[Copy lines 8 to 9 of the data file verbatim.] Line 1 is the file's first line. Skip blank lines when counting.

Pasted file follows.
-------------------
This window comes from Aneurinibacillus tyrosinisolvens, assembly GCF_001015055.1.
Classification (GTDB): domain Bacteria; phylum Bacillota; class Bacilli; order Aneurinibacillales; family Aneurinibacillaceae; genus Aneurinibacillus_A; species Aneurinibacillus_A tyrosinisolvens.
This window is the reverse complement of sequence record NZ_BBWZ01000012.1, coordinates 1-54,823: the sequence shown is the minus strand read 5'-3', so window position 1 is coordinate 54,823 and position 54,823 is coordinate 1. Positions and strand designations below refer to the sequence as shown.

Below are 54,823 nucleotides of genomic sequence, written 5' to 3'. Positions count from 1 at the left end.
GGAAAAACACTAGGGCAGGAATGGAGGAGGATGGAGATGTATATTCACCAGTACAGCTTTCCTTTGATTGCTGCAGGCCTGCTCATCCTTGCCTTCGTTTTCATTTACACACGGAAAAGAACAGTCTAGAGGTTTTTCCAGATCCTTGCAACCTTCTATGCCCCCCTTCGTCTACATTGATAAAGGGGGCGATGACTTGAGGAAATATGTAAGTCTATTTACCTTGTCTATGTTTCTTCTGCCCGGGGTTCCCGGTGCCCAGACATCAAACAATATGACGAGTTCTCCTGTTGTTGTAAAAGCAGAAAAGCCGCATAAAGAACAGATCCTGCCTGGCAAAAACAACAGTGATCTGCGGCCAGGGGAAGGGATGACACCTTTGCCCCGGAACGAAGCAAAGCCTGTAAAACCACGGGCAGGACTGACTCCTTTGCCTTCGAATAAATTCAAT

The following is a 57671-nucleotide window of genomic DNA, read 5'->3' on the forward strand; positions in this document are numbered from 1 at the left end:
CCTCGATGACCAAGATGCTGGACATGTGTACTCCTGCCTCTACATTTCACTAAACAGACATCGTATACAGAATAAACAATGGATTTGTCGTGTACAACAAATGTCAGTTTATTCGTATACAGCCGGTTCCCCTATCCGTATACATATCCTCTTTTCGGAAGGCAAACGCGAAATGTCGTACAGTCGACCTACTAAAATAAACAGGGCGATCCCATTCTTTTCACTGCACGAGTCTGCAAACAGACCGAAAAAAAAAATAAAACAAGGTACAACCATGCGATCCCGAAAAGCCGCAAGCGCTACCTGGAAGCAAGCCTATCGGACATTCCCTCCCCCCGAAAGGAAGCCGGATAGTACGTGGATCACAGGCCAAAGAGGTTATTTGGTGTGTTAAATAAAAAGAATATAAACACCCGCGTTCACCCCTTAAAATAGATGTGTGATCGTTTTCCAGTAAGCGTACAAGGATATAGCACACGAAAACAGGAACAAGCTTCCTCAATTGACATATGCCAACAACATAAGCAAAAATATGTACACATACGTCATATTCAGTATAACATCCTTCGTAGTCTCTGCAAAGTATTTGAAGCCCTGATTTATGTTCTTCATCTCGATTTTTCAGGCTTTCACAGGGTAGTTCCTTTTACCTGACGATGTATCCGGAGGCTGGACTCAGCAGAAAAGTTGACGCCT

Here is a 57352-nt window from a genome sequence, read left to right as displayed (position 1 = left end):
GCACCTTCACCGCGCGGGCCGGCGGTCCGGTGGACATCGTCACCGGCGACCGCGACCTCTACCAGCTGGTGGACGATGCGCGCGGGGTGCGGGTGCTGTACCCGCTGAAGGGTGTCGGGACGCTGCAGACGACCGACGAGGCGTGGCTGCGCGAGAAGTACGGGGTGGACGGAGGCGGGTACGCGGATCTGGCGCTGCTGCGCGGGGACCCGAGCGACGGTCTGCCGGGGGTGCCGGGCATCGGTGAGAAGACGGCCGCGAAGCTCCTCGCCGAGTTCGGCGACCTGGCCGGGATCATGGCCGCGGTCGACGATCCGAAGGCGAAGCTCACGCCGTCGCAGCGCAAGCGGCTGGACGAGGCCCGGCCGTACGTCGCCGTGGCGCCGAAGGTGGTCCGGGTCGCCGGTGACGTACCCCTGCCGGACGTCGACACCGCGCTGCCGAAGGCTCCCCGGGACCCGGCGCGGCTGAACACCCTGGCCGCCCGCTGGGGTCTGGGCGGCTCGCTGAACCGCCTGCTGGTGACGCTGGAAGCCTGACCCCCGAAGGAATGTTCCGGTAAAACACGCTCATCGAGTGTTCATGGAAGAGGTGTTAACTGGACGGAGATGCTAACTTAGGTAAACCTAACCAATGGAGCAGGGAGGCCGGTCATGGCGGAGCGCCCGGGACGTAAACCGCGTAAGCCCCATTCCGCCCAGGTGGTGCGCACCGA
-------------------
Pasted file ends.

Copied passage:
Here is a 57352-nt window from a genome sequence, read left to right as displayed (position 1 = left end):
GCACCTTCACCGCGCGGGCCGGCGGTCCGGTGGACATCGTCACCGGCGACCGCGACCTCTACCAGCTGGTGGACGATGCGCGCGGGGTGCGGGTGCTGTACCCGCTGAAGGGTGTCGGGACGCTGCAGACGACCGACGAGGCGTGGCTGCGCGAGAAGTACGGGGTGGACGGAGGCGGGTACGCGGATCTGGCGCTGCTGCGCGGGGACCCGAGCGACGGTCTGCCGGGGGTGCCGGGCATCGGTGAGAAGACGGCCGCGAAGCTCCTCGCCGAGTTCGGCGACCTGGCCGGGATCATGGCCGCGGTCGACGATCCGAAGGCGAAGCTCACGCCGTCGCAGCGCAAGCGGCTGGACGAGGCCCGGCCGTACGTCGCCGTGGCGCCGAAGGTGGTCCGGGTCGCCGGTGACGTACCCCTGCCGGACGTCGACACCGCGCTGCCGAAGGCTCCCCGGGACCCGGCGCGGCTGAACACCCTGGCCGCCCGCTGGGGTCTGGGCGGCTCGCTGAACCGCCTGCTGGTGACGCTGGAAGCCTGACCCCCGAAGGAATGTTCCGGTAAAACACGCTCATCGAGTGTTCATGGAAGAGGTGTTAACTGGACGGAGATGCTAACTTAGGTAAACCTAACCAATGGAGCAGGGAGGCCGGTCATGGCGGAGCGCCCGGGACGTAAACCGCGTAAGCCCCATTCCGCCCAGGTGGTGCGCACCGA